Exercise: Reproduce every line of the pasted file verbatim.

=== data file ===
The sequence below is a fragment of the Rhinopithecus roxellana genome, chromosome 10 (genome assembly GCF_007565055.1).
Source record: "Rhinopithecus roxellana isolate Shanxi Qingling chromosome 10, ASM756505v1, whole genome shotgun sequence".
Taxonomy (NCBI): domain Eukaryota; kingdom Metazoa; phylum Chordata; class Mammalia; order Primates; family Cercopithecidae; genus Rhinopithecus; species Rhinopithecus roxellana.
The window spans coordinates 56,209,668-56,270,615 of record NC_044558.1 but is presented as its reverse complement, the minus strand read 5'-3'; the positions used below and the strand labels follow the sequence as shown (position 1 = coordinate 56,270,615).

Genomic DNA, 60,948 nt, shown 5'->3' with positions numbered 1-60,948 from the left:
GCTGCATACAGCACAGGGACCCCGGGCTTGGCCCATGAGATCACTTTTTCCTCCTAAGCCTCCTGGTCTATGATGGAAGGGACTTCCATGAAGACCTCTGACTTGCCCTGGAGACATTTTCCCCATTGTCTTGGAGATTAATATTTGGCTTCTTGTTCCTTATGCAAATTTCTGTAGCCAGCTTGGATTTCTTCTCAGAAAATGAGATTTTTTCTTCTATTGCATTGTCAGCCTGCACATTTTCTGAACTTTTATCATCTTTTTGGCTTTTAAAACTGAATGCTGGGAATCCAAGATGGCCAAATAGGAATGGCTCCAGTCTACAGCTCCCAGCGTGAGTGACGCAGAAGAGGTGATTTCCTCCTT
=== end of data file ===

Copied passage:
The sequence below is a fragment of the Rhinopithecus roxellana genome, chromosome 10 (genome assembly GCF_007565055.1).
Source record: "Rhinopithecus roxellana isolate Shanxi Qingling chromosome 10, ASM756505v1, whole genome shotgun sequence".
Taxonomy (NCBI): domain Eukaryota; kingdom Metazoa; phylum Chordata; class Mammalia; order Primates; family Cercopithecidae; genus Rhinopithecus; species Rhinopithecus roxellana.
The window spans coordinates 56,209,668-56,270,615 of record NC_044558.1 but is presented as its reverse complement, the minus strand read 5'-3'; the positions used below and the strand labels follow the sequence as shown (position 1 = coordinate 56,270,615).

Genomic DNA, 60,948 nt, shown 5'->3' with positions numbered 1-60,948 from the left:
GCTGCATACAGCACAGGGACCCCGGGCTTGGCCCATGAGATCACTTTTTCCTCCTAAGCCTCCTGGTCTATGATGGAAGGGACTTCCATGAAGACCTCTGACTTGCCCTGGAGACATTTTCCCCATTGTCTTGGAGATTAATATTTGGCTTCTTGTTCCTTATGCAAATTTCTGTAGCCAGCTTGGATTTCTTCTCAGAAAATGAGATTTTTTCTTCTATTGCATTGTCAGCCTGCACATTTTCTGAACTTTTATCATCTTTTTGGCTTTTAAAACTGAATGCTGGGAATCCAAGATGGCCAAATAGGAATGGCTCCAGTCTACAGCTCCCAGCGTGAGTGACGCAGAAGAGGTGATTTCCTCCTT